Thursday, February 28, 2008

What The Writer Is Up To

Look at what The Writer is making! Isn't it pretty?

She finds more ways to keep from spending time with me. What is that mess?

It's an art project. She took a class and is making a journal out of an old children's book. The covers of the book are the covers of the journal. She has added vintage touches like flowers from an old hat, fancy old buttons, wallpaper, trading stamps, tickets, lace, and trims. The Writer says she loves using vintage wallpaper.

You mean she actually cut up a children's book? I don't believe it.

She said she heard a tiny little scream when she ripped into the spine with her X-acto knife. The instructor had a lot of books for people to cut up. The Writer rescued an old reader called Johnny and Jenny Rabbit from sharp, biting blades and now it lives happily in our house.

Wednesday, February 27, 2008

The Writer's New License Plates

The Writer got new license plates for her car. Aren't they nifty? Her old plate had a horse on it because she used to ride. She traded that in for a plate with her alma mater, Hollins University, on it. Can you figure out what the plate says?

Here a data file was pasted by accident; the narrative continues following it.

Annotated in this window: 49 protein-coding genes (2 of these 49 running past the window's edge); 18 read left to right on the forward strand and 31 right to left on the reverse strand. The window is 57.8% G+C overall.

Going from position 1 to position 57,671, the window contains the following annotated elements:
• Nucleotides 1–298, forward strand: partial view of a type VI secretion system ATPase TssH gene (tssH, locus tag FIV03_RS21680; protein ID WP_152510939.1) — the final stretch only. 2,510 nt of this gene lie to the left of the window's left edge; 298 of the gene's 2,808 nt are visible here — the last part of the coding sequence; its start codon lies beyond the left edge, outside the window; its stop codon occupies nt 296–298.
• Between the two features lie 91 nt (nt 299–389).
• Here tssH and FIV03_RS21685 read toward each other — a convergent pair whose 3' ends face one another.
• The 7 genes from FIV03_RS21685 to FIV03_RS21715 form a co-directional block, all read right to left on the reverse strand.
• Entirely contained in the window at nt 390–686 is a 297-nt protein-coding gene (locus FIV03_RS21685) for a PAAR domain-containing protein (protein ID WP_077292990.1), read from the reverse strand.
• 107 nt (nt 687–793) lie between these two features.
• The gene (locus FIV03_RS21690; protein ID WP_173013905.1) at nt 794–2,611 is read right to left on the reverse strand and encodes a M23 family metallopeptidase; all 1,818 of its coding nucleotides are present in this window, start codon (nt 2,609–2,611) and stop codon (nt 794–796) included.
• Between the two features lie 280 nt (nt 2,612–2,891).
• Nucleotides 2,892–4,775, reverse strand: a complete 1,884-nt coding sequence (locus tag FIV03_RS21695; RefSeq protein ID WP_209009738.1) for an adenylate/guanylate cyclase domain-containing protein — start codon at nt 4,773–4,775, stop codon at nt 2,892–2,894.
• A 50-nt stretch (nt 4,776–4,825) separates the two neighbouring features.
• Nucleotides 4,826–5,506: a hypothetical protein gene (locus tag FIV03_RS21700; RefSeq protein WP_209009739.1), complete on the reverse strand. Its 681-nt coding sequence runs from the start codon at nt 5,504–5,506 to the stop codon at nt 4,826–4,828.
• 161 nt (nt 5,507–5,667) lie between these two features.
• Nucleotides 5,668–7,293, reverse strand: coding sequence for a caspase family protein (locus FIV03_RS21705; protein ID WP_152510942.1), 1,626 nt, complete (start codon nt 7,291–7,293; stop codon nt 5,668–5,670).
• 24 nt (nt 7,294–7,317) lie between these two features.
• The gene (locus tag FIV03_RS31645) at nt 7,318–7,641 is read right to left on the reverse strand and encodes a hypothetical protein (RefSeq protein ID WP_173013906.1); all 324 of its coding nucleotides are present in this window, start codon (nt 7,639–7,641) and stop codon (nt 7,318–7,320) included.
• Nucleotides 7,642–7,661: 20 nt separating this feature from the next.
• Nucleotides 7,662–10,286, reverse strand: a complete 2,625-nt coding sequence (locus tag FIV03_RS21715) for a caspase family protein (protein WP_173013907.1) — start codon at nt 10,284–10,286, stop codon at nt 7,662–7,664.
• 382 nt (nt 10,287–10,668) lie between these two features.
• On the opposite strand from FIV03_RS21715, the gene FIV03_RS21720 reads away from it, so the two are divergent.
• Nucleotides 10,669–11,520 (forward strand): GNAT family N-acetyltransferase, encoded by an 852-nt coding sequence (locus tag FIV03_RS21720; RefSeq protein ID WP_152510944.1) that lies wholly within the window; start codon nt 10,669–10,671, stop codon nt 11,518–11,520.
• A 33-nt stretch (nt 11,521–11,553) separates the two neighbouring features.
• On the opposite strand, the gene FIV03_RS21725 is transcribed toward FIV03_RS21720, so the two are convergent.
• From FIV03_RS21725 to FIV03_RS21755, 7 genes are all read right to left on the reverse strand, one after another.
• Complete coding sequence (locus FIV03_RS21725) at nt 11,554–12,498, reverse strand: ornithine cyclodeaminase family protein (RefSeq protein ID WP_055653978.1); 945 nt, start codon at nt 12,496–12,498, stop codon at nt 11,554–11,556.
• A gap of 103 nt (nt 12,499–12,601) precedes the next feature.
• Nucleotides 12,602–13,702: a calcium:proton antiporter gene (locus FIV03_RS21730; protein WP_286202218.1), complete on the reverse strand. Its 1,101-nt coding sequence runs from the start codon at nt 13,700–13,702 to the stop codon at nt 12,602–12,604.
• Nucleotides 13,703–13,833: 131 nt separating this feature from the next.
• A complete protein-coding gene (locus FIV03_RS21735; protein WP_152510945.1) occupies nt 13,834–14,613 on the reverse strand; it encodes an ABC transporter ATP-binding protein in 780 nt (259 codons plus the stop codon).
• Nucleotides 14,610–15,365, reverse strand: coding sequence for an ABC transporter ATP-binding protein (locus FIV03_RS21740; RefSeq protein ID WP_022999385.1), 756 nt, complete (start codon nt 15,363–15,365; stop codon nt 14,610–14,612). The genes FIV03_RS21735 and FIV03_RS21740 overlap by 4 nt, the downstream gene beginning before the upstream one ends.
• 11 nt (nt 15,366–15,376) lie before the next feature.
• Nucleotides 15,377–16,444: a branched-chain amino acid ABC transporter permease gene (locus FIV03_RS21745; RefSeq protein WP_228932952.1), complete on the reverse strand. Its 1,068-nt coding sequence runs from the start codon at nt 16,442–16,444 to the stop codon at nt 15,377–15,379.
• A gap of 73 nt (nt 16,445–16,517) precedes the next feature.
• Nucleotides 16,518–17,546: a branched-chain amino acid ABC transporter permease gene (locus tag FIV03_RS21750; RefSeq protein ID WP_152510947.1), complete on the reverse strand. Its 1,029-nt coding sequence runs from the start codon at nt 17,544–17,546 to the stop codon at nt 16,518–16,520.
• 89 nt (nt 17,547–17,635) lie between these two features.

Duh, Time Spies? The Writer hardly ever gets a new car. She just buys new plates and cleans out her old Honda.

The Writer doesn't like new cars, believe it or not. She's comfortable with her old one. She's like that about a lot of things--she doesn't like change.

Maybe so, but I wish she'd figure out that camera she's had for a whole year. Look at us--we look like we're in a closet with those alien license plates. When is she going to find the flash button?

Tuesday, February 26, 2008

Ellsworth's Journal Gets a Makeover

Look at us! Aren't we gorgeous!

Whoa, hold the litter box! What happened?

The Writer decided we needed a makeover. Ellsworth's Journal is so special, she didn't want it to look like a lot of other blogs out there.

The Writer didn't do this herself. She doesn't even know where the flash button is on her camera.

No, The Writer has long had blog-banner-envy. She tried for hours and hours to create a blog banner with my picture. What she got was a gigantic photograph of me that took up the whole page.

That is scary.

So she hired that wonderful website and blog designer. The Writer told the lady at Sadie Olive (the name of the company) sort of what she wanted and this is what she came up with. The Writer is thrilled. So am I.

And so am I. At last I'm not just an afterthought underneath the title.

Monday, February 25, 2008

Writing Monday - Circling

People assume The Writer never gets writer's block because she writes so many books. The Writer doesn't like to call it "writer's block"--she prefers the term "stuck." She gets stuck a lot, more than anyone would think.

When she gets stuck or starts to lose heart, which also happens more than anyone would think, she turns to children's book people in the past, particularly Virginia Lee Burton. Burton created Mike Mulligan and His Steam Shovel and The Writer's favorite, The Little House, the 1943 Caldecott winner. The Writer read The Little House as a child and loved it dearly. As an adult, and as a writer, she appreciates Burton's artistry.